14. 14. Resident Bidder Preference: How it Works• Office of Procurement Services Website1. Rank all responsive, responsible bids with residency identified;2. If highest ranked is non-resident from state with preference, apply preference to all resident bidders;3. Re-score & Re-Rank (Lather, Rinse, Repeat)4. If tie, award to resident bidder5. If no resident bidder eligible for award, compare non- resident bids based on price [Does this law now insert into every public contract the requirement to award to responsive, responsible bidders?]
  15. 15. Bid Protests
  16. 16. Bid Protests Common Questions to Answer• What are the bid protest procedures? – Check the RFP – Check the agency rules/website• Who can protest? – Prospective or Actual Bidders• What are you protesting? – A term of the Solicitation?—protest before submitting bid – The Award?—protest after notice of award
  17. 17. Bid Protests Common Questions to Answer• When should you protest? – Check the RFP – Check the agency rules/website – KMPC: Filed within 2 weeks of knowing basis • Presumed to know if posted on e-procurement website • Presumption overcome by clear and convincing evidence• Importance of being diligent – Pursuing Open Records Requests – Timely supplementing protests based on new information
  18. 18. Bid Protests Impact/Consequences• KMPC: Protest halts procurement unless emergency circumstances• Is there a hearing? – Not under KMPC – Often, though, at local public authorities, e.g. Fiscal Court or City Council Meetings• Possible outcomes: – Award to protestor – Re-bid of RFP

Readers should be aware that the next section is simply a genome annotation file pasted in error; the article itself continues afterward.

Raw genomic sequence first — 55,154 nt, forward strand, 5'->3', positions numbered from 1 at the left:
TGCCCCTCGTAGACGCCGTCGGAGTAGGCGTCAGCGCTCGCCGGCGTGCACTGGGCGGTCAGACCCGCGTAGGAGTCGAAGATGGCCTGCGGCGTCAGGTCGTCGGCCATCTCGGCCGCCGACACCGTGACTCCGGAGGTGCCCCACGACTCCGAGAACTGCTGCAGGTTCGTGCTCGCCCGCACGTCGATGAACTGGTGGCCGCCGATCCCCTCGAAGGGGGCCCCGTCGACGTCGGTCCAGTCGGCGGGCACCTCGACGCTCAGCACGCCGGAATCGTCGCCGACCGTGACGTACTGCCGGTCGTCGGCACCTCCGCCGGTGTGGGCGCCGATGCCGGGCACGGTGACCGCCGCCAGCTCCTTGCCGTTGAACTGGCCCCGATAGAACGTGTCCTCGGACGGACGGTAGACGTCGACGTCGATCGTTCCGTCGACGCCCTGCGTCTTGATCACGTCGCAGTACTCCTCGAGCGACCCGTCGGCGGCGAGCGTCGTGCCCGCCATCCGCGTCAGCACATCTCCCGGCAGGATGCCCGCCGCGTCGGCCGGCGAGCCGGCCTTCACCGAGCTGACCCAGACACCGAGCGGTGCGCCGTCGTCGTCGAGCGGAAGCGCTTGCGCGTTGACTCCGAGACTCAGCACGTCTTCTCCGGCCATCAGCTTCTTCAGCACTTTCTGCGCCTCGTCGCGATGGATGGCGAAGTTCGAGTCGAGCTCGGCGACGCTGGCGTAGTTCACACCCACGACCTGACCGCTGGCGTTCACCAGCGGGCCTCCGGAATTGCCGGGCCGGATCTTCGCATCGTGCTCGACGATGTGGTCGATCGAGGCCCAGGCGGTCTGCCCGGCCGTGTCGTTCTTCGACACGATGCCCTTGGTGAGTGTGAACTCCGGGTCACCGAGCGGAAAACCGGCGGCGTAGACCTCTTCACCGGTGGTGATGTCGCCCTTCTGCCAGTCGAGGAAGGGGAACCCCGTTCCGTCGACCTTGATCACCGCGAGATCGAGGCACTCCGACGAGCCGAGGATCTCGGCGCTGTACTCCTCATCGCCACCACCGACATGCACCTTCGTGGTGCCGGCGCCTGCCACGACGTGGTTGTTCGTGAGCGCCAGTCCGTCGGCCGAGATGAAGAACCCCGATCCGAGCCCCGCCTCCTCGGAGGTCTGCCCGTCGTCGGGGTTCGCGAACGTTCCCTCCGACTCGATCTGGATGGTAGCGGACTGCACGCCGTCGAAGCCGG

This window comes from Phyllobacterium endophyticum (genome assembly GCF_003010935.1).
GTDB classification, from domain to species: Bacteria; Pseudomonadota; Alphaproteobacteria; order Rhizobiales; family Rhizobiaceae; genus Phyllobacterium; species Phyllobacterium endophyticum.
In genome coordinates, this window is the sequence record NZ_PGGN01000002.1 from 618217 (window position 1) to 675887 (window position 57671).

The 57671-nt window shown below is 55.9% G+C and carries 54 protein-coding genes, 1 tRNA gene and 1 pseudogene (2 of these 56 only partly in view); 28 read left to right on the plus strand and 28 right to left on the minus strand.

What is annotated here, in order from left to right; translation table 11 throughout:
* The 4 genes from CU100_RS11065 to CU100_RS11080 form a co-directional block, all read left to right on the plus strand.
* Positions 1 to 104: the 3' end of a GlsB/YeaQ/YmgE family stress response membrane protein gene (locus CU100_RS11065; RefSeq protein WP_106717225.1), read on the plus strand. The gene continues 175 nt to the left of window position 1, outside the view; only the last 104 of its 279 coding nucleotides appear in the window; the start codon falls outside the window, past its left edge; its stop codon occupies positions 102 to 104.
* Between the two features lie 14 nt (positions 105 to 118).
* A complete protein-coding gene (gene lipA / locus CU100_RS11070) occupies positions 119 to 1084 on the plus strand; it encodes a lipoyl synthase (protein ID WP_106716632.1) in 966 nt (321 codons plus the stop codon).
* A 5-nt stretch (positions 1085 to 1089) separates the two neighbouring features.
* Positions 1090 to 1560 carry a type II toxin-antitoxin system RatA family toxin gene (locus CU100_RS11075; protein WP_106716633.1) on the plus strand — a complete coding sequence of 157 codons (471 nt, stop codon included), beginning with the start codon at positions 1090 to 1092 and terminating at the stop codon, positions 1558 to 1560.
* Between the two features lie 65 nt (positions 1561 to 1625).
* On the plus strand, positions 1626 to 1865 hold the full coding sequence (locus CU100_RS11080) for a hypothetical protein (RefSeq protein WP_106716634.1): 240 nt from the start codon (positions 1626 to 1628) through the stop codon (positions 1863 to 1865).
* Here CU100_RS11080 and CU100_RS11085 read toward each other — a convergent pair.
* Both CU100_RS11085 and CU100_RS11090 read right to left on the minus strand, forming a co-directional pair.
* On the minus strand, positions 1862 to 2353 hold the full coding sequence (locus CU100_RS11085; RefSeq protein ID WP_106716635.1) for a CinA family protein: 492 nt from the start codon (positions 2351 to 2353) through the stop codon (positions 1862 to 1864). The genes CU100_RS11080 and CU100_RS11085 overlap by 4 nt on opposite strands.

19. 19. Bid Protests Impact/Consequences• Likely outcome: – Denial of protest and affirm award – KMPC: Presumption of correctness – But, not total loss, if received open records request• Judicial Action? – KMPC: Disappointed bidders have standing – Non-KMPC: • Disappointed bidders only have standing for “fraud, collusion and bad faith” • Taxpayers, though, may have standing – Remedies uncertain, traditionally limited to bid preparation costs
  20. 20. On-line Bid Protest Resource
  21. 21. Bid Protest• Helpful online resource maintained by Office of General Counsel, Finance Cabinet:• Bid Protest On-line Resource•
  22. 22. Defending an Award• Find out if protest or open records request submitted• Request copy of protest and opportunity to respond• File response defending award• Consider pre-emptive protest to secure an award
  23. 23. Debarment
  24. 24. Debarment• The “death penalty” for government contractors• Pressure on U.S. agencies following congressional hearings and GAO & Inspector General reports on fraud, waste, and abuse• Result: Almost as many contractors proposed for debarment in 2011 as all proposed in 8 years of Bush Administration
  25. 25. Debarment• Federal-level: FAR 9.4 – The “blacklist”: • EPLS, Excluded Parties List System • Debarred, suspended, or proposed for debarment – Causes • Conviction or civil judgment for fraud, antitrust, embezzlement • Serious violation of government contract • Any other cause so serious that it affects the present responsibility of the contractor
  26. 26. Debarment• Procedures – Notice of proposal to debar – Opportunity to respond – If no genuine dispute over the material facts, decision can be made – If genuine issue of fact, fact finding hearing• Generally, not to exceed 3 years, but may be more or less• Rest assured, policy is not to be used to punish, but only in the public interest for the Government’s protection
  27. 27. Debarment• Federal debarment at state level – Read the RFP/Contract – Agency may not award contract over $100K without ensuring successful vendor is not debarred by checking EPLS – Certify not debarred• State debarment: suspension from bidding or probation – Reasons: failure to post bid or performance bonds; substitution of commodities without prior approval; failure to comply with contract; failure to cure defective materials; refusal to accept contract; falsifying invoices; collusion; failure to pay taxes; failure to comply with prevailing wage law – No more than 2 years – Rarely done
  28. 28. Questions?
  29. 29. Mark W. Leach